• Obituary. L’Engle’s obituary from the New York Times, which provides some interesting details about her life.
  • L’Engle, Madeleine. Biographical entry from the Encyclopedia of Science Fiction.
  • ALA’s Banned Books Page. The American Library Association’s home page for their Banned Books week, which includes links to the lists of books that are frequently challenged and banned.

Arkady and Boris Strugatsky’s Roadside Picnic

A couple of years ago, I picked up a book to review for SF Signal, looking for something different. That book was Roadside Picnic, by Arkady and Boris Strugatsky, and it turned out to be one of those books that quietly never quite left my head.

Thinking about Roadside Picnic and its authors, as well as our last column on Stanislaw Lem, we get a good starting point for examining how science fiction developed outside of the United States. Given that a lot of SF has been published here in the US, we appear to be a leader in the genre, for better or worse.

At the same time, we forget, ignore or simply don’t realize that authors such as Lem and the Strugatskys were as big as the giants in the United States: on par with Bradbury, Asimov or Heinlein. Examining their publishing experiences and approaches to the genre is good to highlight the limits and potential of genre, but also where US authors and fans tend to put on blinders for the world around them.

As awareness of foreign SF grows (see Clarksworld’s Chinese SF project, funding now), it’s important to realize that a) this isn’t a new phenomenon, and b) SF isn’t limited to the United States and England.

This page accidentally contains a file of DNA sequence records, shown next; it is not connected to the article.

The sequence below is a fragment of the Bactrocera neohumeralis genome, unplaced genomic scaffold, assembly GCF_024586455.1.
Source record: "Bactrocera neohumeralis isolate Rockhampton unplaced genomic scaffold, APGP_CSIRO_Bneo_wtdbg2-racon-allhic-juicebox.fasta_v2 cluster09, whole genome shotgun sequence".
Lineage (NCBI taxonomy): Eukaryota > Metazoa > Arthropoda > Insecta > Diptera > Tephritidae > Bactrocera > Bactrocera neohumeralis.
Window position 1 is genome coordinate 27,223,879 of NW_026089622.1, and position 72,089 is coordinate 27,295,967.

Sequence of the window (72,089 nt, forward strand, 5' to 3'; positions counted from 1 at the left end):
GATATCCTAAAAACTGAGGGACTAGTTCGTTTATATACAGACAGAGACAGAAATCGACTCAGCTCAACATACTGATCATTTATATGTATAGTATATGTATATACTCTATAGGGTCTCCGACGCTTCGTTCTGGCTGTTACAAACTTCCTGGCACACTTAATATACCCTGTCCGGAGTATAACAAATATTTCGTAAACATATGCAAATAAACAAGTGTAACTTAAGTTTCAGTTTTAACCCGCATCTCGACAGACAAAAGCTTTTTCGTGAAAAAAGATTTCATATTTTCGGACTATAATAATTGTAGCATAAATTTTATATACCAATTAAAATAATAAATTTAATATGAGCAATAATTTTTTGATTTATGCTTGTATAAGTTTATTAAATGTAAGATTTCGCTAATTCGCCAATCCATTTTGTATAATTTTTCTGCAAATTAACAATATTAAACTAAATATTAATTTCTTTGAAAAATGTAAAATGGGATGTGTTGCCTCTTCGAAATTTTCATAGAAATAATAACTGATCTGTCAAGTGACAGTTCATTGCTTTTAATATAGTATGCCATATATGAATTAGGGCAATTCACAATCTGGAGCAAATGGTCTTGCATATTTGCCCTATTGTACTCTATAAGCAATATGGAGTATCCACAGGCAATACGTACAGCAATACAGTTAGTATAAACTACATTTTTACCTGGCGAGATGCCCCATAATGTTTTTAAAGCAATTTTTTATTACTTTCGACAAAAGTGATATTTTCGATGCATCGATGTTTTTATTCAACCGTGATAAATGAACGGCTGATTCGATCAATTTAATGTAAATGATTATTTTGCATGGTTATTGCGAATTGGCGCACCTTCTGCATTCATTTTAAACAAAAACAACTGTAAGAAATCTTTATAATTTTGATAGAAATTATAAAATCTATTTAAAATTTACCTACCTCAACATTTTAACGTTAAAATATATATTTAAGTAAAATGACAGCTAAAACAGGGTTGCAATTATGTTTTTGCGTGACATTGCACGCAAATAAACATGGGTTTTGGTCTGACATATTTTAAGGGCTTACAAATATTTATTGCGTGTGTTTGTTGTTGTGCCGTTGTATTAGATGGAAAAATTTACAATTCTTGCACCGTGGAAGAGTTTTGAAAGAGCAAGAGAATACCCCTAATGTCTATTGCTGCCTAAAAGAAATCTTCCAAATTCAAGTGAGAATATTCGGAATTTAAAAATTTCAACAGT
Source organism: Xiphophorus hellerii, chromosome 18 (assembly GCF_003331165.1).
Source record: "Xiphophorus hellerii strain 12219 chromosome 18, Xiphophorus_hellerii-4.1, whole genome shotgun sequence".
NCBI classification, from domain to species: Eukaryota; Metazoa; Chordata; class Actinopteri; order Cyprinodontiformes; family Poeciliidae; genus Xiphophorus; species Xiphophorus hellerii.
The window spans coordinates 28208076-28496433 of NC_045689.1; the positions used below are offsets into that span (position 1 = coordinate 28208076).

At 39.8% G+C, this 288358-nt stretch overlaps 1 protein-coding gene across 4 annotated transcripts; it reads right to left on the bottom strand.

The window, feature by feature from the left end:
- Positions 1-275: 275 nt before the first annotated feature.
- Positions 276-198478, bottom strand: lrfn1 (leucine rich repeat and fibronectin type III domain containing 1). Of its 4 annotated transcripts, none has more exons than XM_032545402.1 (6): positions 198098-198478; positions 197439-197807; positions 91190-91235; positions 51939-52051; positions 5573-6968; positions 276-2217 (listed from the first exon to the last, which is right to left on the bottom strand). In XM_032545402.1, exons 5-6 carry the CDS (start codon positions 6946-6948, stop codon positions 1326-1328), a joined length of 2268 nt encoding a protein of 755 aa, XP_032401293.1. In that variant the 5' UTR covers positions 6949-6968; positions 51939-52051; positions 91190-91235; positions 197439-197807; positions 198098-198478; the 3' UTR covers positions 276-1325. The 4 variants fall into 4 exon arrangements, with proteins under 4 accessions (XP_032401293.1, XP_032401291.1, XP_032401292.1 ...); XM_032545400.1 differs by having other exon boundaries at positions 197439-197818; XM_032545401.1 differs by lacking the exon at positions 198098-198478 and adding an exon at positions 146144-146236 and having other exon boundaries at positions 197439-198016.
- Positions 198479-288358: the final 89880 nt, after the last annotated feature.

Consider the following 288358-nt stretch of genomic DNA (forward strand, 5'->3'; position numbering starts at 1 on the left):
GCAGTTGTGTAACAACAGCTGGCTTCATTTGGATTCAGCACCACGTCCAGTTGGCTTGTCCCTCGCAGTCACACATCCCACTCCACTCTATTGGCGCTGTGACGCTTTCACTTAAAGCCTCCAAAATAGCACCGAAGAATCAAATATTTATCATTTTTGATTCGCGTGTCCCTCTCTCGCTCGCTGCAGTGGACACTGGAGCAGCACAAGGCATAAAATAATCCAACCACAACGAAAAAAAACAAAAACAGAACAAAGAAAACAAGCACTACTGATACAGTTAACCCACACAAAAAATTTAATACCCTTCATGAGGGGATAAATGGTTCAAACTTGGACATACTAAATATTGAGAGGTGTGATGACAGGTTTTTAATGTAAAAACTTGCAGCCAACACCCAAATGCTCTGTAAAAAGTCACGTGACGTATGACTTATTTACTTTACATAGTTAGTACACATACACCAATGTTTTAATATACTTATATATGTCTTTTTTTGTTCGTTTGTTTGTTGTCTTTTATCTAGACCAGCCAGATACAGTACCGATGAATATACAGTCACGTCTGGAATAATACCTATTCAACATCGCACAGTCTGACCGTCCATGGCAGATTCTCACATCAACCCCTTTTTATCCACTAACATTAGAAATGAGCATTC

On top of all that, go read Roadside Picnic. It’s a phenomenal book.

Go read Arkady and Boris Strugatsky’s Roadside Picnic over on Kirkus Reviews.


  • Russian Experimental Fiction: Resisting Ideology after Utopia, Edith Clowes. This is a particularly detailed volume on Russian literature, and partiularly looks at the science fiction’s complicated relationship with utopian fiction and their own country’s political history. This particular book looks at how the Strugatsky’s works fit into this.
  • Science Fiction after 1900: From the Steam Man to the Stars, Brooks Landon. Landon discusses the brothers at length, with a fairly good analysis of their works.
  • Survey of Science Fiction Literature, Frank Magill. There’s an excellent review of Roadside Picnic here.
  • Soviet Fiction Since Stalin: Science, Politics and Literature, Rosalind J. Marsh. This book has a good look at works of the brothers.
  • The Strugatsky Brothers, Stephen Potts. This is a short book, but a good overview of the brother’s works and career.
  • The History of Science Fiction, Adam Roberts. Roberts has a couple of paragraphs of the brother’s career and how it fits into a bigger picture.
  • Critical Encounters II: Writers and Themes in Science Fiction, edited by Robert Staicar. There’s an excellent essay about the brothers here.
  • Roadside Picnic, Arkady and Boris Strugatsky. This was my introduction to the brothers: the 2012 translation, which threw me at first, then drew me in completely. It’s a Weird book, while also a Hard SF one at the same time. It still sticks in my mind, years after reading it. Ursula K. Le Guin opens the book, while Boris provided an afterword.

Online Sources: